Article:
If you think technology can solve your security problems, then you don’t understand the problems and you don’t understand the technology.
Bruce Schneier, Applied Cryptography
In this chapter we’ll explore the security and access control machinery in Kubernetes, including Role-Based Access Control (RBAC), outline some vulnerability scanning tools and services, and explain how to back up your Kubernetes data and state (and even more importantly, how to restore it). We’ll also look at some useful ways to get information about what’s happening in your cluster.
Small tech companies tend to start out with just a few employees, and everyone has administrator access on every system.
As the organization grows, though, eventually it becomes clear that it is no longer a good idea for everyone to have administrator rights: it’s too easy for someone to make a mistake and change something they shouldn’t. The same applies to Kubernetes.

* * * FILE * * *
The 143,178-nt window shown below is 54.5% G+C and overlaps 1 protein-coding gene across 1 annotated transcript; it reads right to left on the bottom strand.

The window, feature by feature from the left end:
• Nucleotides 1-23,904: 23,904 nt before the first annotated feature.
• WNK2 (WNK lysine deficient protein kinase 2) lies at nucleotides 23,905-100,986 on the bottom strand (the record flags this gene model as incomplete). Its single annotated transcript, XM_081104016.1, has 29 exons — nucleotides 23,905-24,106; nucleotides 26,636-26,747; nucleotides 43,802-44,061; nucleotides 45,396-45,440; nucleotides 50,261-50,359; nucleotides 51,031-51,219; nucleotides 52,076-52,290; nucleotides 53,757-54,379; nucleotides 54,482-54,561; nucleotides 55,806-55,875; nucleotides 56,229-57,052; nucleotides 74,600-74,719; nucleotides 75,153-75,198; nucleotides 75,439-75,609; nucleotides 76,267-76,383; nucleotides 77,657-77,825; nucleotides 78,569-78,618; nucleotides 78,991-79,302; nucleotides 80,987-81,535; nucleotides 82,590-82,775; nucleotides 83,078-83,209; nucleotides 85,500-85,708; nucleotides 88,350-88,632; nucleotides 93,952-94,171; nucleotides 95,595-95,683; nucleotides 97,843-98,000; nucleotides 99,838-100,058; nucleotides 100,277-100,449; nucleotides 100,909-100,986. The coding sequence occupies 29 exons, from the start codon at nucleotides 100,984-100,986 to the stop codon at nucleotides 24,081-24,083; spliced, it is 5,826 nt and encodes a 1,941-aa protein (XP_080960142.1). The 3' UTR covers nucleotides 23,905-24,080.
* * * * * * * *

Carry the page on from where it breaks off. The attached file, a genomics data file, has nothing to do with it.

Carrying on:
One of the easiest and most effective things you can do to secure your Kubernetes cluster is limit who has access to it. There are generally two groups of people who need to access Kubernetes clusters: cluster operators and application developers, and they often need different permissions and privileges as part of their job function.
Also, you may well have multiple deployment environments, such as production and staging. These separate environments will need different ...